Assumption that we know how many clusters there are as a prior ( in K-Means). Designed for vector quantization: replacing examples with the mean of their cluster (collapsing a bunch of examples of a class down to a single example)

Can also be seen as a really bad latent-factor model

K-means partitions the space into convex regions, but clusters in the data might not be convex


  1. Pick some
  2. Assign a cluster to different points randomly
  3. Iterate
    1. Center update → calculate average for each cluster (using euclidian distance)
    2. Label update → re-assign the data to the closest cluster center
    3. If no labels changed, finish (model has converged)

Warning: the clustering is initialization dependent and converges to a local minimum. Often requires some amount of random runs to approximate a good solution, pick best one.

Limited to compact/spherical clusters in high-dimensions (which is poor for modeling clusters with the same mean but different distributions)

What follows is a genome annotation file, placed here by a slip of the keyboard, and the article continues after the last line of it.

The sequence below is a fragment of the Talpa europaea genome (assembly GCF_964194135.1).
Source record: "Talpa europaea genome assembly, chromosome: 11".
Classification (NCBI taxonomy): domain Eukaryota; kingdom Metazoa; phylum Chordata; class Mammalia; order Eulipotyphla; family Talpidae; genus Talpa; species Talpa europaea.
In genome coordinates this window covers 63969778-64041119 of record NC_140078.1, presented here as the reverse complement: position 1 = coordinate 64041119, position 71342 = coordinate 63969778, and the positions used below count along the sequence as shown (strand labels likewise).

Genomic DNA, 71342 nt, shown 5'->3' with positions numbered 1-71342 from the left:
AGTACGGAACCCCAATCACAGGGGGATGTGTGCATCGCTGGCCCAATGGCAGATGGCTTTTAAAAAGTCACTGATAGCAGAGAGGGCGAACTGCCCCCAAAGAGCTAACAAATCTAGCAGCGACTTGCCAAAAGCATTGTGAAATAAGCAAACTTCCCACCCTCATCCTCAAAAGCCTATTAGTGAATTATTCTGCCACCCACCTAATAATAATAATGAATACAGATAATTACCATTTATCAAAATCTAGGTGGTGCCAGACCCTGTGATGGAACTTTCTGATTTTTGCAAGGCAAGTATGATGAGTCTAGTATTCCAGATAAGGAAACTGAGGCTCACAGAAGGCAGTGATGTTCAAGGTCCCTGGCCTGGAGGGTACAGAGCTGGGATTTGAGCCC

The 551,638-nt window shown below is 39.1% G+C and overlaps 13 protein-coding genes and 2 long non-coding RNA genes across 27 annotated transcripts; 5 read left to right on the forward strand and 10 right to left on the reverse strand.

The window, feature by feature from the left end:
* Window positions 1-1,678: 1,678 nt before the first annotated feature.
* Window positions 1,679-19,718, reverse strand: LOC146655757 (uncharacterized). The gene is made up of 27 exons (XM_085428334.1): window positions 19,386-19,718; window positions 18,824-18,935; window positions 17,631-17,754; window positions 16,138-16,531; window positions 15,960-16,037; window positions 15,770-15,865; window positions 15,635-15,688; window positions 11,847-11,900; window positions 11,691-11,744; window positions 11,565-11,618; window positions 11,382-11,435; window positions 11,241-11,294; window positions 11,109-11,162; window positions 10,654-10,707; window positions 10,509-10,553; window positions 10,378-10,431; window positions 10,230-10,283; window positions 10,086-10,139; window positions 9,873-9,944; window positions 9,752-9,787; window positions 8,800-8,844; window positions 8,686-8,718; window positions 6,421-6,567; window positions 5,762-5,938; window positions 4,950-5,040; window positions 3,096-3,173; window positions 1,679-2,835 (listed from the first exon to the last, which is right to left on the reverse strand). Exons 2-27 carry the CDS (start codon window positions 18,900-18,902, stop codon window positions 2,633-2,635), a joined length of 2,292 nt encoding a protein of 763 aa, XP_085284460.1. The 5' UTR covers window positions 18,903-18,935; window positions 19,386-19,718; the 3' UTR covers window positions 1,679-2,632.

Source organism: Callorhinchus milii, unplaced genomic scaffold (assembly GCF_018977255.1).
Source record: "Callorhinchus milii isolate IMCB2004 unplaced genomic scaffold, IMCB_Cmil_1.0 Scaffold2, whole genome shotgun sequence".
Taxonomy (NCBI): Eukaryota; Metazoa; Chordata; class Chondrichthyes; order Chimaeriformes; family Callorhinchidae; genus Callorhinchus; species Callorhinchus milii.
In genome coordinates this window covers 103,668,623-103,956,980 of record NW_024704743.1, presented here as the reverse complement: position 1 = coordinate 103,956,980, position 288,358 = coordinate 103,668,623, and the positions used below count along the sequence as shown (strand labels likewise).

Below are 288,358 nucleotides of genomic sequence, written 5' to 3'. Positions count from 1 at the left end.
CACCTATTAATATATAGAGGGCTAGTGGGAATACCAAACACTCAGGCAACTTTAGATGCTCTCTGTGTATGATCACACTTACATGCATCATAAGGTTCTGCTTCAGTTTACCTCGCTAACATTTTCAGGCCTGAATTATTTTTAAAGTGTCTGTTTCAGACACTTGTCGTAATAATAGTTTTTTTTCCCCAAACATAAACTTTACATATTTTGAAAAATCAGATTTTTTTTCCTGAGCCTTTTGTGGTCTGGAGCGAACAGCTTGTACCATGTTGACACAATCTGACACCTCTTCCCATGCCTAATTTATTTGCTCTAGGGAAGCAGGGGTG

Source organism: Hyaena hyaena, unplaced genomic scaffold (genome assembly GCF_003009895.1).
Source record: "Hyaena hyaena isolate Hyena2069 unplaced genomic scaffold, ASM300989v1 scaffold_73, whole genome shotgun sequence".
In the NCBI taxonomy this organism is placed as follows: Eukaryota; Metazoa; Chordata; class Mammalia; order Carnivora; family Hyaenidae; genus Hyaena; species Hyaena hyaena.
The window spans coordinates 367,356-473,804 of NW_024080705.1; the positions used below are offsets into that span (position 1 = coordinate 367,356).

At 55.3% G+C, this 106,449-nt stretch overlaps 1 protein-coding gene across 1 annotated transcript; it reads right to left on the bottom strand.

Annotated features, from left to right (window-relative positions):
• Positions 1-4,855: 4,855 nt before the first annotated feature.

• easy to implement and interpret
  • simple to understand
  • computationally more efficient than other clustering algorithms


  • need to specify K
  • dependent on initialization
  • sensitive to scale of features (need to normalize/standardize)


  • Dominated by calculating distance from each to each mean

K-means, unlike the classification and regression models we studied in previous chapters, can get “stuck” in a bad solution. For example, if we were unlucky and initialized K-means with the following labels. To solve this problem when clustering data using K-means, we should randomly re-initialize the labels a few times, run K-means for each initialization, and pick the clustering that has the lowest final total WSSD.